Did you hear the one about the Mother Superior who was so busy casting the first stone that she got caught in flagrante delicto with her lover? What about the drunk with a Savior complex who was fool enough to believe himself to be the Second Coming? And that's nothing compared to what happens when comedy gets its grubby paws on the confessional. Enter fifteenth- and sixteenth-century French farce, the "bestseller" of a world that stands to tell us a lot about the enduring influence of a Shakespeare or a Molière. It's the sacrilegious world of Immaculate Deception, the third volume in a series of stage-friendly translations from the Middle French. Brought to you through the wonders of Open Access, these twelve engagingly funny satires target religious hypocrisy in that in-your-face way that only true slapstick can muster. There is literally nothing sacred.
Why this repertoire and why now? The current political climate has had dire consequences for the pleasures of satire at a cultural moment when we have never needed it more. It turns out that the proverbial Dark Ages had a lighter side; and France's over 200 rollicking, frolicking, singing, and dancing comedies—more extant than in any other vernacular—have waited long enough for their moment in the spotlight. They are seriously funny: funny enough to reclaim their place in cultural history, and serious enough to participate in the larger conversation about what it means to be a social influencer, then and now. Rather than relegate medieval texts to the dustbin of history, an unabashedly feminist translation can reframe and reject the sexism of bygone days by doing what theater always invites us to do: interpret, inflect, and adapt.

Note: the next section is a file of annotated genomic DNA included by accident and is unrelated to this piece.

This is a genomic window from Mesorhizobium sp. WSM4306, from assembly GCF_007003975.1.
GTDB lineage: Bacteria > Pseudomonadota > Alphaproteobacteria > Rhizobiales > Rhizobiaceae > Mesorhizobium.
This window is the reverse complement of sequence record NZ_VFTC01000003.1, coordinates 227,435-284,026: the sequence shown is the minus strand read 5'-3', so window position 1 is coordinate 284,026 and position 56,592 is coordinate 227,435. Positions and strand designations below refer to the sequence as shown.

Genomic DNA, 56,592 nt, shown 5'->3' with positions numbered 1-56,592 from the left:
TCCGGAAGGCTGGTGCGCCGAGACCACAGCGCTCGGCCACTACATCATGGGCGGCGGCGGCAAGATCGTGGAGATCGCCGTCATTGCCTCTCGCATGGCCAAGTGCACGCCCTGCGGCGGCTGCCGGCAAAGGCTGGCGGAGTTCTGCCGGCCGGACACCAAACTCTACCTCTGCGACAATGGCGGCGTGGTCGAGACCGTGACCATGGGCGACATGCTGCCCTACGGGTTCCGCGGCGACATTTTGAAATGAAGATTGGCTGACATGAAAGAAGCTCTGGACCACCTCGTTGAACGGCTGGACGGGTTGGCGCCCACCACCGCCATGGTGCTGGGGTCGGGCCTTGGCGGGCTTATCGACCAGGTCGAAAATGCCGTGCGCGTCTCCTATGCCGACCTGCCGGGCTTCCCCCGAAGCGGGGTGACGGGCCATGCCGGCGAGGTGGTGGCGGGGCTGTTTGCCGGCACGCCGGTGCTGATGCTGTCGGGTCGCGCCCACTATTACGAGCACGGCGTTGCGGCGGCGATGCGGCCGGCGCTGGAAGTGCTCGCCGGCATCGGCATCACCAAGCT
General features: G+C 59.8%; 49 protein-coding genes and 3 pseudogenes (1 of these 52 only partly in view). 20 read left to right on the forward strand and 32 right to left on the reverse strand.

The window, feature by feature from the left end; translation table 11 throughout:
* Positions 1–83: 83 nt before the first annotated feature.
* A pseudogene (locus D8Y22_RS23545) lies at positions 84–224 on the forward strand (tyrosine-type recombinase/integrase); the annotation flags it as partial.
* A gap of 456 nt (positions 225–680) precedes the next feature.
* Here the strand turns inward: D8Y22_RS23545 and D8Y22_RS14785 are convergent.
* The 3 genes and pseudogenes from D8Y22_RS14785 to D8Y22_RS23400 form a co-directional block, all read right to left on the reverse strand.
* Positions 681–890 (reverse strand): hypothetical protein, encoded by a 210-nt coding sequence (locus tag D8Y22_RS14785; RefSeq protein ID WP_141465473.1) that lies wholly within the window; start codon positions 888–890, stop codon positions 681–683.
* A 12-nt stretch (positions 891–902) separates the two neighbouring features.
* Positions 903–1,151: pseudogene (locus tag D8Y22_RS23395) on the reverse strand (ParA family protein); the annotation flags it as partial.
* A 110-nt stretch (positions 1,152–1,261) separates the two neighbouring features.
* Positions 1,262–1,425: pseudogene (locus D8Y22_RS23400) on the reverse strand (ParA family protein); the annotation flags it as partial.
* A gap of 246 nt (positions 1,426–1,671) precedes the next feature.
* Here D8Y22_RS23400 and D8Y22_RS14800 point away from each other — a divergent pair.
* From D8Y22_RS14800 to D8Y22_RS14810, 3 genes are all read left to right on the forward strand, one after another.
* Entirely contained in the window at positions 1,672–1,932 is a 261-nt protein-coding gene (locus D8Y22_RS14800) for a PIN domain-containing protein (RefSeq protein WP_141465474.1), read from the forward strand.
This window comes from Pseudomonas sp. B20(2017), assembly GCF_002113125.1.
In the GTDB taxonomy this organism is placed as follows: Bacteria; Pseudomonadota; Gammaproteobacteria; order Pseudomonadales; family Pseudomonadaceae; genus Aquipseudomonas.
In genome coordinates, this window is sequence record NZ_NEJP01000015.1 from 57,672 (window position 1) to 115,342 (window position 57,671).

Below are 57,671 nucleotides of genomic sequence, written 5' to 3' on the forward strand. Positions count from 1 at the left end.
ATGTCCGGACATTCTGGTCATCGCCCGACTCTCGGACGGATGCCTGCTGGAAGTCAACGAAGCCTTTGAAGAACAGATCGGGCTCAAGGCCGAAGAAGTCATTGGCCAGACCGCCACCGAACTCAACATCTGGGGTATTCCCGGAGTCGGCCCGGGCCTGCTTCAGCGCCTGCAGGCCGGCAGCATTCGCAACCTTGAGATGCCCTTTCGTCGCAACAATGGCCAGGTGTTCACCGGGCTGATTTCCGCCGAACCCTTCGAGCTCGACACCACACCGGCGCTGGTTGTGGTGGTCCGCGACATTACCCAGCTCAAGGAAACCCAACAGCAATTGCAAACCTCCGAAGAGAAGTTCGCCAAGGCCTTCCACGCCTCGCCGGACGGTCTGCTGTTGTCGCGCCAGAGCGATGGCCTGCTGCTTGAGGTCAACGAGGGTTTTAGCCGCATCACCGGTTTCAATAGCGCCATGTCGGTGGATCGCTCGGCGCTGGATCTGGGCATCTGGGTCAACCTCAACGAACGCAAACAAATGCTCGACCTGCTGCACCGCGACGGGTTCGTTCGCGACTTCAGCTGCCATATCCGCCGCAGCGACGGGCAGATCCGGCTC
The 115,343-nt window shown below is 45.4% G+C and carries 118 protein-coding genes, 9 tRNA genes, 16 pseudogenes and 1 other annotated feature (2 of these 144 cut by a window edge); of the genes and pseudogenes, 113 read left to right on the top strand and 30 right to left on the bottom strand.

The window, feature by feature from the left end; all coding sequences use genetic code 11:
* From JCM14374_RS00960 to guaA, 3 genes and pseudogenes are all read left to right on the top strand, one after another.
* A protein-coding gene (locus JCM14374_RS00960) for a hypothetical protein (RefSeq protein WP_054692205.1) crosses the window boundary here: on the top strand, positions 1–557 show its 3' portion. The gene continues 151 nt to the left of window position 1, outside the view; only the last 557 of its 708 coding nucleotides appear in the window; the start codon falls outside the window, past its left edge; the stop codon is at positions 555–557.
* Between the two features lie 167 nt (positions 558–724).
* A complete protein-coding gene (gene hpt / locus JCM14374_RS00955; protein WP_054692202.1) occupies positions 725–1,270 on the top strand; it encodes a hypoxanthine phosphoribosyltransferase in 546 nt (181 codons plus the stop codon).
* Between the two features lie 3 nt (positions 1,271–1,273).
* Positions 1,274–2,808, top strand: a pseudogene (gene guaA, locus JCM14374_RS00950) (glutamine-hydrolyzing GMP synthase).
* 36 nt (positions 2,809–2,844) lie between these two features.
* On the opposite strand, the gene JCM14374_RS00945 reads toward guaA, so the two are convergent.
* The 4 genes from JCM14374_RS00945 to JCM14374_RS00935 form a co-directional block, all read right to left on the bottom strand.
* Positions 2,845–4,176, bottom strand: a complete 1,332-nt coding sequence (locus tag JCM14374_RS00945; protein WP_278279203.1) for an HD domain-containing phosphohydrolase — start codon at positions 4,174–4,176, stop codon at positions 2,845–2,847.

"Scurrilous, sexy, stupid, satirical, scatological, side-splitting, and probably something else beginning with 's,' Jody Enders's translation of twelve French farces is a real discovery that goes a long way to readjusting our perception of the Middle Ages. Enders is a great champion of comedy at its most vulgar and hilarious. She points out that however silly or banal these farces may appear to us, they nonetheless confront the real controversies of their day over the law, politics, religion, social order, or the battle of the sexes. Thoroughly grounded in her academic approach to the subject, Enders nevertheless writes with liveliness and humor and wit. She is unafraid to reference modern comedy in her translations and insists on the primacy of performance in assessing these comedies from half a millennium ago."—Terry Jones, on Enders's Farce of the Fart